SC dismisses plea by Republic TV to quash FIR based on ‘colonial era law’

Remarking that all the cases against Republic TV arose in Maharashtra, the top court proceeded to dismiss the petition as withdrawn with liberty to approach the High Court

Supreme Court of India (File photo)
Supreme Court of India (File photo)
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NH Web Desk

The Supreme Court on Thursday dismissed as withdrawn a plea moved by Republic TV seeking to challenge the constitutional validity of the Police (Incitement of disaffection) act, 1922, the provisions of which have also been invoked against the channel in an FIR registered against them by the Mumbai Police last October.

Senior Advocate Siddharth Bhatnagar contended today that it was a colonial era law now being used to curb free speech, but Chief Justice of India SA Bobde observed that the matter can be taken to the High Court, Bar & Bench has reported.

Remarking that all the cases against Republic TV arose in Maharashtra, the top court proceeded to dismiss the petition as withdrawn with liberty to approach the High Court.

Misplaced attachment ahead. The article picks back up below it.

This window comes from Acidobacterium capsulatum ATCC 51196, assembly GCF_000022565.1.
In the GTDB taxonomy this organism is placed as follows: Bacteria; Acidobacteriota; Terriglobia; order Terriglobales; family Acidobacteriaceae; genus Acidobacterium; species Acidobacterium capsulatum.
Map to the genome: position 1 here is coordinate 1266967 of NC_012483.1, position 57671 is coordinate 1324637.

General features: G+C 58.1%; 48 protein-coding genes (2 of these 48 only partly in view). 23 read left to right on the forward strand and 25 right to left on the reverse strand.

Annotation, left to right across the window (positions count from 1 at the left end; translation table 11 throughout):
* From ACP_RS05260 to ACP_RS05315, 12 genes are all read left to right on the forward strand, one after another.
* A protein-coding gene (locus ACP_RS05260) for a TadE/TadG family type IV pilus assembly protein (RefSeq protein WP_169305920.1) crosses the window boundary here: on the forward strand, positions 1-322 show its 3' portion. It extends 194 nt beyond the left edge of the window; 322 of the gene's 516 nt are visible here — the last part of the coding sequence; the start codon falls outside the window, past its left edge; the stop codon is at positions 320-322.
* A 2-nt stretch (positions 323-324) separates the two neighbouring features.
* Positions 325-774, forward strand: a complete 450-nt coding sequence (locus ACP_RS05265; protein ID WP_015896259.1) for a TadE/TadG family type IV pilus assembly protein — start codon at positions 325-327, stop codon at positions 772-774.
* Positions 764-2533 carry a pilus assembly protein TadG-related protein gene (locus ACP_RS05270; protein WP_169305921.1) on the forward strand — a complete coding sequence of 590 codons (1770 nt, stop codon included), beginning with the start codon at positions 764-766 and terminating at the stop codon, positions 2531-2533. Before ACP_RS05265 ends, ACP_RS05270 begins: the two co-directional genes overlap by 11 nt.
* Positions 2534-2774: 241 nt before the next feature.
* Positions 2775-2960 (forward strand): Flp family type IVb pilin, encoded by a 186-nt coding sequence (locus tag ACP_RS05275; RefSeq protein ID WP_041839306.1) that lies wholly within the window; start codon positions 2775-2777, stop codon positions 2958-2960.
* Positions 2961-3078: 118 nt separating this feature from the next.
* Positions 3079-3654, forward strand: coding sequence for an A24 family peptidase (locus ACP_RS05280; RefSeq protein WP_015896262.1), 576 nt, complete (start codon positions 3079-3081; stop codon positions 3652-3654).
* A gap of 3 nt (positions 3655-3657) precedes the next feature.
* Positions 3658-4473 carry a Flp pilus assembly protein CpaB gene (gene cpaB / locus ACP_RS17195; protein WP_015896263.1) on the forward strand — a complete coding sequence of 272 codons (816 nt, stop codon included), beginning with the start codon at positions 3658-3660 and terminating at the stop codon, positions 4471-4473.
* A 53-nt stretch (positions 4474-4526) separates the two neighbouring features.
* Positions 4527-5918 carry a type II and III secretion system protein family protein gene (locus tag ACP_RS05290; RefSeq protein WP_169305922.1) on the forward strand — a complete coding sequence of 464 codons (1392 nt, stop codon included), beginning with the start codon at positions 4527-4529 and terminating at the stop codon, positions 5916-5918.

The petition had challenged Sections 3 and 5 of the 1922 Act, as violative of Articles 19(1)(a), 19 (1)(g) and Article 21 of the Constitution and against the principles of natural justice.

The petitioners also sought for the quashing of an FIR registered by Mumbai Police on October 23 in relation to a Republic TV broadcast on October 22. The said FIR invoked various provisions including defamation and offences under the 1922 Act and was filed against Republic TV as well as its editorial and newsroom-in-charge staff. By way of interim relief, the petitioners sought a stay on the FIR pending the disposal of the writ petition.

As per the petition, the October 22 broadcast in question concerned the existing state of affairs in the Mumbai Police.


The petitioners said that the broadcast referred to sources within Mumbai Police, who had expressed their views. As part of their obligations as journalists, the petitioners are duty bound to protect such sources and cannot be asked to compromise their identity in the garb of investigation, it was submitted.

In this backdrop, it was argued that the actions of the state of Maharashtra and the Mumbai Police to target the entire editorial staff and newsroom-in-charge (by way of the FIR) has a ‘chilling effect on the right to report, the freedom of speech and expression, the right to practice any profession and the right to liberty’.

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